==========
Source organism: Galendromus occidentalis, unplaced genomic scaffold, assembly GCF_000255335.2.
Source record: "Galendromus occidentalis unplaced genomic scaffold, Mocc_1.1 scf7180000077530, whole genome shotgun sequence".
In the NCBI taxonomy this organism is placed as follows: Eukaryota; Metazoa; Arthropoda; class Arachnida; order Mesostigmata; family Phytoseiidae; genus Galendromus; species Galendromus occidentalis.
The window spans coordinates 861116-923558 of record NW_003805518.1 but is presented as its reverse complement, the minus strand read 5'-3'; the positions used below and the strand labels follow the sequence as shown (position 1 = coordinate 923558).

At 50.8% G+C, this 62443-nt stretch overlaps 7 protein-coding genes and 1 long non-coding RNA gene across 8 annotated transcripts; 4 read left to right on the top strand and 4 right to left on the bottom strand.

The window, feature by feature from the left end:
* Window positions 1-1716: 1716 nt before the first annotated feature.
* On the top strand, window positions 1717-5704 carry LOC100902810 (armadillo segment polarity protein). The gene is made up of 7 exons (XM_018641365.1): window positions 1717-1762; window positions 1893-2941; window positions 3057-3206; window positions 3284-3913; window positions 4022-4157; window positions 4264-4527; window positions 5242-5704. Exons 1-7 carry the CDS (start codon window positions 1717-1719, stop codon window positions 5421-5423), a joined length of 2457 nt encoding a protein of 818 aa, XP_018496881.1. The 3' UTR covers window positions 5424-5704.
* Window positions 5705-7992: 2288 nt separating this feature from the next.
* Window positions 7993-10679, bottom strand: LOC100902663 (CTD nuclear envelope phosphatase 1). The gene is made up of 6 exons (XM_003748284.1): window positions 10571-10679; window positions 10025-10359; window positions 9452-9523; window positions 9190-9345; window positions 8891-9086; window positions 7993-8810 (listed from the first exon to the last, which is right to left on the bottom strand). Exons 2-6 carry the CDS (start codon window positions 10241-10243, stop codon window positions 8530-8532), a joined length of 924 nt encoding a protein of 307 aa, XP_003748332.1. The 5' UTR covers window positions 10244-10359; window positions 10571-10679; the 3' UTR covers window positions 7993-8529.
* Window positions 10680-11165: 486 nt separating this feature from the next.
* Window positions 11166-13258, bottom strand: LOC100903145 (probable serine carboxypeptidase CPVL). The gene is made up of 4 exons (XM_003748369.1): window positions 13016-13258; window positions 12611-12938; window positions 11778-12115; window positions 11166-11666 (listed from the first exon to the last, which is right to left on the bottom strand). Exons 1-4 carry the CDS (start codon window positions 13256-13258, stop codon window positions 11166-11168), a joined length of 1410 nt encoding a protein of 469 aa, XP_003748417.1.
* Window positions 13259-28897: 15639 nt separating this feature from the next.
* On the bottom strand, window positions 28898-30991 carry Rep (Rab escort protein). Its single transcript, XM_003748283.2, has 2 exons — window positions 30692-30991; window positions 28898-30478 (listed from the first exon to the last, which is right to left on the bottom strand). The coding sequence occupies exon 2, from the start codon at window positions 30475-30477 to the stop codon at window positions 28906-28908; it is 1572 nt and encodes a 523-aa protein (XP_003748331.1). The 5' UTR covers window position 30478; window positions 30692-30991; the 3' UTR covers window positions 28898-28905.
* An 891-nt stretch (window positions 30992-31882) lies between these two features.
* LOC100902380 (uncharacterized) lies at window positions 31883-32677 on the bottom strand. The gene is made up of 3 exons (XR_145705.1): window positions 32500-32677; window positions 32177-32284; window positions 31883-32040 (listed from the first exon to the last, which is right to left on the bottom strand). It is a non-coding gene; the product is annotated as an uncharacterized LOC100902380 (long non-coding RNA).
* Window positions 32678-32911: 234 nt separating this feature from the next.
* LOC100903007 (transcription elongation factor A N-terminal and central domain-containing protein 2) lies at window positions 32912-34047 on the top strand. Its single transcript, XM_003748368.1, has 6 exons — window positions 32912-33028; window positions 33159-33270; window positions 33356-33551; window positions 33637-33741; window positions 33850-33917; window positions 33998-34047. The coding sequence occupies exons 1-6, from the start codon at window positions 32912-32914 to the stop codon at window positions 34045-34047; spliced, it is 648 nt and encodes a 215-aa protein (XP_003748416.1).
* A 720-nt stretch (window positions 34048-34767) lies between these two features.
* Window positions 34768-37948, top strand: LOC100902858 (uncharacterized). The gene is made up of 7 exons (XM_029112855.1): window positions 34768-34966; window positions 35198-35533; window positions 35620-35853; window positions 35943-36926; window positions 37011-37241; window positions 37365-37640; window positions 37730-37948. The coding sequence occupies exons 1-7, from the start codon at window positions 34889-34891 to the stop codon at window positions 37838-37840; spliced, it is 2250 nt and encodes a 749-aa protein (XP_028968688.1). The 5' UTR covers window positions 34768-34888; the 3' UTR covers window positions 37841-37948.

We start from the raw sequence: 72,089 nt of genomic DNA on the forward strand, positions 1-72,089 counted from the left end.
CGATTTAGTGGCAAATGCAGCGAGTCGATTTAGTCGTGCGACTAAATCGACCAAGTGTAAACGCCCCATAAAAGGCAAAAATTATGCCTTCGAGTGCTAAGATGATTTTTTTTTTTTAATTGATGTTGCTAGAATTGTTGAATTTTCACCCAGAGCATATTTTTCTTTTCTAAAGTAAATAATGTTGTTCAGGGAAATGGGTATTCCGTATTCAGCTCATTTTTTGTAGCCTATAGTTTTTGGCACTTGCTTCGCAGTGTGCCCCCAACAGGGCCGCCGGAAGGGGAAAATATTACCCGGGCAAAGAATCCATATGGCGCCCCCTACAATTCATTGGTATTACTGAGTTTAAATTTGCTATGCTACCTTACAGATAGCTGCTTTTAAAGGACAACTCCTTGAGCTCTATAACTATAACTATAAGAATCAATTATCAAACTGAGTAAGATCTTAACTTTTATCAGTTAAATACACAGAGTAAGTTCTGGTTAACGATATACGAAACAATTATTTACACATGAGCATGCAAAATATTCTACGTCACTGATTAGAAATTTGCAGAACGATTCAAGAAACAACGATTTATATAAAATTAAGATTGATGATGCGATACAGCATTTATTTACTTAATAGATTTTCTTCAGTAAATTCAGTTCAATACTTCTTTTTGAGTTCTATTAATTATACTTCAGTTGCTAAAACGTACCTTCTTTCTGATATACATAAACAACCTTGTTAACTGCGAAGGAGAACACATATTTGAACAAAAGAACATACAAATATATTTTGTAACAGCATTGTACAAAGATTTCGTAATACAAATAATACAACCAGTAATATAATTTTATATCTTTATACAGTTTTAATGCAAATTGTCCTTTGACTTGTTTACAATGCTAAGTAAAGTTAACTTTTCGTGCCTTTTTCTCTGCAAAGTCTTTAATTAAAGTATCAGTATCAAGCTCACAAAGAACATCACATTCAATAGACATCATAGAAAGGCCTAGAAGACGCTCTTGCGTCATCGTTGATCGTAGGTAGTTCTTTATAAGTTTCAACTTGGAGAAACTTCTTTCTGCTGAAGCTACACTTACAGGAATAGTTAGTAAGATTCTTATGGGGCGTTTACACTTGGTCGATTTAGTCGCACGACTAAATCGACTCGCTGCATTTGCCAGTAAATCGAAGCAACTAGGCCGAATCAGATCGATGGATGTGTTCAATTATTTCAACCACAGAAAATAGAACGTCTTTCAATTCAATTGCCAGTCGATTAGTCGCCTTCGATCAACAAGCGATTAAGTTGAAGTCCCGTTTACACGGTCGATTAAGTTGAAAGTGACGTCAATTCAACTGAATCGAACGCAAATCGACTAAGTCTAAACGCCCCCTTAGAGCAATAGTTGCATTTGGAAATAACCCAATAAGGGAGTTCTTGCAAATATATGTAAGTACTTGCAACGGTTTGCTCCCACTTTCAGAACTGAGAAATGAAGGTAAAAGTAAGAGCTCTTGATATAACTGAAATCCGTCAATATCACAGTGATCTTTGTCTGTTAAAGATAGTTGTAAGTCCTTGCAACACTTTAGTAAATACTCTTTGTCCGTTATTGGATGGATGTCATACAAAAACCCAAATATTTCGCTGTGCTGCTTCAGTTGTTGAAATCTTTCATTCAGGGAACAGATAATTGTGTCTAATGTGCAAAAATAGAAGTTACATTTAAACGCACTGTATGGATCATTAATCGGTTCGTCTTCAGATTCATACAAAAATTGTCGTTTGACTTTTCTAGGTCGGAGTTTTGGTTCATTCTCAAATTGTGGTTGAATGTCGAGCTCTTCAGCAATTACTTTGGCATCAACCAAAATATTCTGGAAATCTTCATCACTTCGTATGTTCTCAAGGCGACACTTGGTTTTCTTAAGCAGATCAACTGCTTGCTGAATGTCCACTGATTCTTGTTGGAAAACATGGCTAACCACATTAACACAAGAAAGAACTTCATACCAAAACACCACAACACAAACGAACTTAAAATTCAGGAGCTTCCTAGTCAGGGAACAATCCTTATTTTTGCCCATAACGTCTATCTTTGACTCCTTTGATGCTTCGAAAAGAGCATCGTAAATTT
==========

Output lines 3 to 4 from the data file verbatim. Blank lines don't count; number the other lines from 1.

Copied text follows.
In the NCBI taxonomy this organism is placed as follows: Eukaryota; Metazoa; Arthropoda; class Arachnida; order Mesostigmata; family Phytoseiidae; genus Galendromus; species Galendromus occidentalis.
The window spans coordinates 861116-923558 of record NW_003805518.1 but is presented as its reverse complement, the minus strand read 5'-3'; the positions used below and the strand labels follow the sequence as shown (position 1 = coordinate 923558).